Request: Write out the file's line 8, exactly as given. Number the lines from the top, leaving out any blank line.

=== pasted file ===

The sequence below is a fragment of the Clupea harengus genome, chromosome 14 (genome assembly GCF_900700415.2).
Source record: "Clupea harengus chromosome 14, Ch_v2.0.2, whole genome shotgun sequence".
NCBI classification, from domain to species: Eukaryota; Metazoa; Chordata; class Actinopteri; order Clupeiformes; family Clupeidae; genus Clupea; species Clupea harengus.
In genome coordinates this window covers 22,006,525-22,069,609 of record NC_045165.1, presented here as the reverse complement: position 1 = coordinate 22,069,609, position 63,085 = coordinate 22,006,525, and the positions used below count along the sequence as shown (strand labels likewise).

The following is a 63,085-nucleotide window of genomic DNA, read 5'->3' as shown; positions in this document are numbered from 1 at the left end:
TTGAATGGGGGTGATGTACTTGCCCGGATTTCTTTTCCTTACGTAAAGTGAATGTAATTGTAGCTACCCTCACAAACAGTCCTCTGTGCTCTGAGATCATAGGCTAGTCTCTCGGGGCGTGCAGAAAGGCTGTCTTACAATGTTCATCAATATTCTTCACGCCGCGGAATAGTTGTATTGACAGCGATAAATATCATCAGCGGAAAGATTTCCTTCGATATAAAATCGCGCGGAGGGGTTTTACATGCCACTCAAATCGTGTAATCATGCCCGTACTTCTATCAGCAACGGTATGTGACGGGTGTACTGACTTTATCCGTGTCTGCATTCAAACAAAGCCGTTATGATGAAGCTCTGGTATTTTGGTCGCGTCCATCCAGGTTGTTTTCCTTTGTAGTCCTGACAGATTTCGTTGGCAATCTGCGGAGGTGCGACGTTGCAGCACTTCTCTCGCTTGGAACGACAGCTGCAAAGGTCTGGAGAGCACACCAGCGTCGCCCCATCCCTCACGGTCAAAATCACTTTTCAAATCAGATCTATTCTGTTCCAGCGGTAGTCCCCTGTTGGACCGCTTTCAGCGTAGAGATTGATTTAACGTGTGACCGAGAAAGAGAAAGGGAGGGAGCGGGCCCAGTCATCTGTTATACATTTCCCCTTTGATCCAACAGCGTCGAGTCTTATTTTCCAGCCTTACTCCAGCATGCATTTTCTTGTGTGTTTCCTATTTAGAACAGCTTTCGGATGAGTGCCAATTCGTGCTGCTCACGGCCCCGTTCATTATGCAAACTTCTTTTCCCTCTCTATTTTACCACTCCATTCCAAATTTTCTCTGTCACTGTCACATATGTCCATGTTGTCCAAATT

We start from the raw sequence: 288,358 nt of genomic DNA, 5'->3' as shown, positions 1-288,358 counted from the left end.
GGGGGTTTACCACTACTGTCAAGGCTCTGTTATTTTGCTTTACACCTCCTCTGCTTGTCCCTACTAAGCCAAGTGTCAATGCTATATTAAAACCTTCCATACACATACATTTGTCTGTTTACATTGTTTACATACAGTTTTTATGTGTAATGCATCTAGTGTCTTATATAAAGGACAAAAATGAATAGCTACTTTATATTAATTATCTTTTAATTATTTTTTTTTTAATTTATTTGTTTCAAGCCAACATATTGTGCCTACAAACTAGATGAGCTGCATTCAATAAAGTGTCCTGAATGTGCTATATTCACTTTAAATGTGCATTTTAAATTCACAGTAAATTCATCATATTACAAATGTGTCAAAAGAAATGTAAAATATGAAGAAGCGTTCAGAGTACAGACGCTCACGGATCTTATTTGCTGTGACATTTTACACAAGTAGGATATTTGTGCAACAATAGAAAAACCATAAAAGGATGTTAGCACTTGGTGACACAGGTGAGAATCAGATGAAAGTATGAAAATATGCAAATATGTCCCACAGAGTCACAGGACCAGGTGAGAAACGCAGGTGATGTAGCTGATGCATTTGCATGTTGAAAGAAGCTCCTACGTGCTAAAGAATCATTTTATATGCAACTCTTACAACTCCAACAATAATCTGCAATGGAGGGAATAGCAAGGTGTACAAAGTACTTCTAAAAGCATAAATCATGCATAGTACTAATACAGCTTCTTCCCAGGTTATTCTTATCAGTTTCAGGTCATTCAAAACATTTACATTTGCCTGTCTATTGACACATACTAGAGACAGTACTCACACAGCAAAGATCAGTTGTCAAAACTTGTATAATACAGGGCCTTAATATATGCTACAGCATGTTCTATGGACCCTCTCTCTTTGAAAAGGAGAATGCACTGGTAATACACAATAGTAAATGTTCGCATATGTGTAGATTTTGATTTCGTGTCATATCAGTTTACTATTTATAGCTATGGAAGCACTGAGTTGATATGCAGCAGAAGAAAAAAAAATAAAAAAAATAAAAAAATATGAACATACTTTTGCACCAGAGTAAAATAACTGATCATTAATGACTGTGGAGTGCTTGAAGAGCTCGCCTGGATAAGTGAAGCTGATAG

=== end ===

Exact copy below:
GGGGGTTTACCACTACTGTCAAGGCTCTGTTATTTTGCTTTACACCTCCTCTGCTTGTCCCTACTAAGCCAAGTGTCAATGCTATATTAAAACCTTCCATACACATACATTTGTCTGTTTACATTGTTTACATACAGTTTTTATGTGTAATGCATCTAGTGTCTTATATAAAGGACAAAAATGAATAGCTACTTTATATTAATTATCTTTTAATTATTTTTTTTTTAATTTATTTGTTTCAAGCCAACATATTGTGCCTACAAACTAGATGAGCTGCATTCAATAAAGTGTCCTGAATGTGCTATATTCACTTTAAATGTGCATTTTAAATTCACAGTAAATTCATCATATTACAAATGTGTCAAAAGAAATGTAAAATATGAAGAAGCGTTCAGAGTACAGACGCTCACGGATCTTATTTGCTGTGACATTTTACACAAGTAGGATATTTGTGCAACAATAGAAAAACCATAAAAGGATGTTAGCACTTGGTGACACAGGTGAGAATCAGATGAAAGTATGAAAATATGCAAATATGTCCCACAGAGTCACAGGACCAGGTGAGAAACGCAGGTGATGTAGCTGATGCATTTGCATGTTGAAAGAAGCTCCTACGTGCTAAAGAATCATTTTATATGCAACTCTTACAACTCCAACAATAATCTGCAATGGAGGGAATAGCAAGGTGTACAAAGTACTTCTAAAAGCATAAATCATGCATAGTACTAATACAGCTTCTTCCCAGGTTATTCTTATCAGTTTCAGGTCATTCAAAACATTTACATTTGCCTGTCTATTGACACATACTAGAGACAGTACTCACACAGCAAAGATCAGTTGTCAAAACTTGTATAATACAGGGCCTTAATATATGCTACAGCATGTTCTATGGACCCTCTCTCTTTGAAAAGGAGAATGCACTGGTAATACACAATAGTAAATGTTCGCATATGTGTAGATTTTGATTTCGTGTCATATCAGTTTACTATTTATAGCTATGGAAGCACTGAGTTGATATGCAGCAGAAGAAAAAAAAATAAAAAAAATAAAAAAATATGAACATACTTTTGCACCAGAGTAAAATAACTGATCATTAATGACTGTGGAGTGCTTGAAGAGCTCGCCTGGATAAGTGAAGCTGATAG